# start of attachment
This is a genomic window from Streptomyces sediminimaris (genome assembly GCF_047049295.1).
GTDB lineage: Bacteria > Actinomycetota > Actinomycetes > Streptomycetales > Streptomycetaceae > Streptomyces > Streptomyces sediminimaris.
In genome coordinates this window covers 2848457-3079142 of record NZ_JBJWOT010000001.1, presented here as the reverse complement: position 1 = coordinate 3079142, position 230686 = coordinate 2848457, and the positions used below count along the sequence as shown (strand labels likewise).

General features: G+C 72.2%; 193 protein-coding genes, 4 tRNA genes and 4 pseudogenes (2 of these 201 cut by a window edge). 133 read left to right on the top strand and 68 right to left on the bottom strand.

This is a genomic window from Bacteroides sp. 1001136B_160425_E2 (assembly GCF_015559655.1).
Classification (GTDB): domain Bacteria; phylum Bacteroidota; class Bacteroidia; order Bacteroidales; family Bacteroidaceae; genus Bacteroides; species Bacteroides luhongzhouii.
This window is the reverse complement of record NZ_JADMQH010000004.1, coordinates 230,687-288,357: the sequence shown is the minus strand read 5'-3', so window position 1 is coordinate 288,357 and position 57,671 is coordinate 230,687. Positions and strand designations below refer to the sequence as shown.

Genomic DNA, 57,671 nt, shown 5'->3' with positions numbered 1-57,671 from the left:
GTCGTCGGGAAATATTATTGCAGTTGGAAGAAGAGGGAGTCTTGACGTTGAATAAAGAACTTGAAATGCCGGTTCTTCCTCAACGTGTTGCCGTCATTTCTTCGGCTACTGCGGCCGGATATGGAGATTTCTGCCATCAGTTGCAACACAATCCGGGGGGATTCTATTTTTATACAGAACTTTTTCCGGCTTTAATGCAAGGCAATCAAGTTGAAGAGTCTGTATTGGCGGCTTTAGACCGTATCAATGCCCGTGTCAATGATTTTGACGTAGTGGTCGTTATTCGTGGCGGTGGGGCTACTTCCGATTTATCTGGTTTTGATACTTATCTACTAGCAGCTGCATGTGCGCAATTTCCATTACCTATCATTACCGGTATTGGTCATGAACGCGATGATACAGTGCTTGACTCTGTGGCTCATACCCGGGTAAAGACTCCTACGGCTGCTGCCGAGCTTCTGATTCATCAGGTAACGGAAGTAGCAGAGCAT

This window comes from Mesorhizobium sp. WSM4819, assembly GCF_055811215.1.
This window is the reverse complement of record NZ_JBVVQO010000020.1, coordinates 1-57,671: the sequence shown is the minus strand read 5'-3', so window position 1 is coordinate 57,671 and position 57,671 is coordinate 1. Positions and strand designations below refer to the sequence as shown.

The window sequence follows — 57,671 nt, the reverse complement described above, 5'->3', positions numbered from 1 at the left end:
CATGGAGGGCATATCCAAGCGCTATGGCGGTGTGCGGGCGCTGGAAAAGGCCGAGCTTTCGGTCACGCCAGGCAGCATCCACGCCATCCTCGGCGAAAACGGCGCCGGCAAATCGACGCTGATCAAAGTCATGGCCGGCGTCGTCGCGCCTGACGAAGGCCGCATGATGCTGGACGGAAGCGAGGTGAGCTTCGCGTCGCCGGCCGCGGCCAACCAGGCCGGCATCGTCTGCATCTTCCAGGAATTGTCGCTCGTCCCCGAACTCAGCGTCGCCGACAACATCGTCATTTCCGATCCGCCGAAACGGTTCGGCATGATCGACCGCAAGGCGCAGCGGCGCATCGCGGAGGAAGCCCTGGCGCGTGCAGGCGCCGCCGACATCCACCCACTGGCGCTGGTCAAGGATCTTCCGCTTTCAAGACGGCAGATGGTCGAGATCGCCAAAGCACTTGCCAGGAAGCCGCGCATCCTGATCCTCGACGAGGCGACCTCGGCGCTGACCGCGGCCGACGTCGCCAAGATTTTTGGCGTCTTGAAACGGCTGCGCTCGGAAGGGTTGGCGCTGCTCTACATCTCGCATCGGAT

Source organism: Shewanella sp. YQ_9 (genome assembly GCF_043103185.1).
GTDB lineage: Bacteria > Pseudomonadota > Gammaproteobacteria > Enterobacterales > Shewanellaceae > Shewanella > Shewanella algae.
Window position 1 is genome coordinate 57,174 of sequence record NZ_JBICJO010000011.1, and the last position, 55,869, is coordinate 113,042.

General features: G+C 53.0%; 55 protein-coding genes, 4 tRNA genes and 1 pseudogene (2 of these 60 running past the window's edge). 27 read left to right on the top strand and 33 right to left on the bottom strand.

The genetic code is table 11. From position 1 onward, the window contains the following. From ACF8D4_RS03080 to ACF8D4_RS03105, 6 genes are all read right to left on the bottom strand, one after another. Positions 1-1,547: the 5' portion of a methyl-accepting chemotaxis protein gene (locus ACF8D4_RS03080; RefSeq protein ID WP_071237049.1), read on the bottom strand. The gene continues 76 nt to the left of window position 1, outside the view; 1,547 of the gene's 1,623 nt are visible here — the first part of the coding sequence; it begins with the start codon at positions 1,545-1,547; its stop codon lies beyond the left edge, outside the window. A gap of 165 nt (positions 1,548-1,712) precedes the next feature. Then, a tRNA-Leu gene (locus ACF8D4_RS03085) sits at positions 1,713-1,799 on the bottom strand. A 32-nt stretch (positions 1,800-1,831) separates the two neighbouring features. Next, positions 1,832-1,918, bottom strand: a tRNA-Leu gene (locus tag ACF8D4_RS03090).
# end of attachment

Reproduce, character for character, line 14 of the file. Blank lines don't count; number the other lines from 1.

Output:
Source organism: Shewanella sp. YQ_9 (genome assembly GCF_043103185.1).